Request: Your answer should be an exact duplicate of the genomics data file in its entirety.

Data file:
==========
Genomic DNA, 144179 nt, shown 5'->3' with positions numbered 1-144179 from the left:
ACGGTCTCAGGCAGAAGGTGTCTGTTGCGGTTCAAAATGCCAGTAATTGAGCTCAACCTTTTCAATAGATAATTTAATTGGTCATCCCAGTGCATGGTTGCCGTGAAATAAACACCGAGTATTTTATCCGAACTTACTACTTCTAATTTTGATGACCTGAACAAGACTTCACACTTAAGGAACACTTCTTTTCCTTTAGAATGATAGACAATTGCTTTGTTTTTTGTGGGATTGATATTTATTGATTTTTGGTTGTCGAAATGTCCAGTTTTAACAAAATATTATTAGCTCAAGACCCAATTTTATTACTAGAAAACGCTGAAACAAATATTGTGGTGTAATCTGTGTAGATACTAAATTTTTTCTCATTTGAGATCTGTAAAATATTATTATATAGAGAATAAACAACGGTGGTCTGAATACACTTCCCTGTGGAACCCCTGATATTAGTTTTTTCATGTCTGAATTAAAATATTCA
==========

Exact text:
Genomic DNA, 144179 nt, shown 5'->3' with positions numbered 1-144179 from the left:
ACGGTCTCAGGCAGAAGGTGTCTGTTGCGGTTCAAAATGCCAGTAATTGAGCTCAACCTTTTCAATAGATAATTTAATTGGTCATCCCAGTGCATGGTTGCCGTGAAATAAACACCGAGTATTTTATCCGAACTTACTACTTCTAATTTTGATGACCTGAACAAGACTTCACACTTAAGGAACACTTCTTTTCCTTTAGAATGATAGACAATTGCTTTGTTTTTTGTGGGATTGATATTTATTGATTTTTGGTTGTCGAAATGTCCAGTTTTAACAAAATATTATTAGCTCAAGACCCAATTTTATTACTAGAAAACGCTGAAACAAATATTGTGGTGTAATCTGTGTAGATACTAAATTTTTTCTCATTTGAGATCTGTAAAATATTATTATATAGAGAATAAACAACGGTGGTCTGAATACACTTCCCTGTGGAACCCCTGATATTAGTTTTTTCATGTCTGAATTAAAATATTCA